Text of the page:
5. Andrew Starkie says:

    I texted two mates, one carl and one a cat, at quarter time: ‘neither team strong up forward. onballers key’. Two quarters later I texted: ‘Selwood’. Game was perfect for him. He is a gun.

    Umps had bad night. They’re confused. A few harsh words from a few journos during the week about holding the ball decisions and suddenly they’re hot on it. Some terrible decisions. In particularly, against the Carl player tackled and dragged across the boundary line by Stokes? and Jimmy B who was mauled by a handful of opponents, tried to get rid of it, and told the ump while doing so, but was pinged. Shocker.

  6. Andrew Starkie says:

    Not convinced by Cats

  7. John Harms says:

    Huge game v Sydney on Friday week. Premiership markets had Geelong drift on the basis of their victory, which I fully understand. Swans first half was sensational – and that was away.

  8. Andrew Starkie says:

    Cats experiencing a dip year and lacking a bit of hunger I think.

  9. Skip of Skipton says:

    The Cats appear to be jammed in second gear. Look out when they find top. Is it too early to be describing Harry Taylor as a ‘swingman’?
    I like it, if for no other reason than putting a cat amongst the pigeons in the oppositions coaching box.

  10. Richard Naco says:

    My experience with Geelong is that the more talk about there is about them lacking a bit of hunger, the bit more hungrier they become. It’s a self perpetuating cycle that leads straight to an apocalypse.

    I suspect that in this incredibly close and exciting season we’re all enjoying (well I’m enjoying it – my team’s limited opportunities to shatter the dearest of dreams grants me the comparative luxury of the non-participant – lol), the Cats are that dark dark cloud building up a head of steam on the horizon, before seeping in and laying utter waste to all caught in its path.

    An ambush of titanic proportions is being set. I believe that this will be Geelong’s year.

    Again.

  11. Richard Naco says:

    (seeping in should be sweeping in. none of the other typos in that drivel merit correction)

  12. Cats – À la recherche du temps perdu.
    Blues look a much better side – on a dry track when they get their stars back.

  13. tony bull says:

    I nearly got cleaned up by an errant gold ball last night whilst walking my dogs past the Barwon River Golf club. Stevie J was the culprit, perhaps he should tee off around his body?

  14. Cats are travelling OK but they just lack that bit of clean touch. I guess a bit of it goes as youth also goes. Chappy fumbling, Corey fumbling, Enright fumbling. None of it bad, but very noticeable.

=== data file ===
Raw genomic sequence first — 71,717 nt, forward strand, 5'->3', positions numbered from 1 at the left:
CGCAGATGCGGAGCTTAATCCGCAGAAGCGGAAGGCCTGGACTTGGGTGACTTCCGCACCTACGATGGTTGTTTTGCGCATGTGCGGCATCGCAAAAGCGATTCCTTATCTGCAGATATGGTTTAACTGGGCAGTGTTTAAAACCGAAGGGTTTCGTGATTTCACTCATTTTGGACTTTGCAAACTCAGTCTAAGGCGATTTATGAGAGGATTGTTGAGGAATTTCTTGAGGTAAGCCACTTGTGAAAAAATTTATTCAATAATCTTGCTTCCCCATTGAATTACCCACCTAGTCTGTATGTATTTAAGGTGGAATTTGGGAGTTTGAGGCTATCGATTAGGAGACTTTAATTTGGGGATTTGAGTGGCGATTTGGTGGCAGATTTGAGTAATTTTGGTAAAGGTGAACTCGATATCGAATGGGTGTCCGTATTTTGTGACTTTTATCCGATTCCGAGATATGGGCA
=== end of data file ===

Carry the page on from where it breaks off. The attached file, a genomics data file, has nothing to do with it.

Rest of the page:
I had Selwood, Betts and Motlop in my three with apologies to Jimmy B.

  15. John
    I’m afraid I am with A Starkie on this one. I reckon the Cats
    are just travelling at the moment, and some of their older
    stars are playing from memory. Yes, the youngsters are a
    good batch, but I reckon the retirements of Ottens, Ling and
    Milburn will be more keenly felt at the business end of the
    season.

  16. John Harms says:

    I agree Smokie, they are just travelling. But I reckon there’s a key question: is this the best they’ve got, or are they travelling poorly now but with a lot of improvement in them? Fans are not dispassionate, hence the view is obvious. Neither are fans completely without reason. The evidence is that no side (including Collingwood) has created clear form lines – there’s an aberration in there for all of them. But perhaps that aberration is an indication that some of the well-performed sides actually aren’t that good. How could you not rate Sydney on their first half on the weekend? Yet they were beaten by the Tiges. I saw the Crows live and they were brilliant against Geelong. This is a crazy year and that will help sides just travelling, especially ones that know how to win in September. You’ve just got to get yourself a barrier (good for Adelaide) and remain injury-free (not good for Collingwood).

  17. Yep, I understand what you are saying, John.
    The first step is to get to September.
    And given the way the season is panning out, any team on any given day could win a final.
    Could it be the season where a team wins the flag from 5th, 6th or 7th ?

  18. Neil Belford says: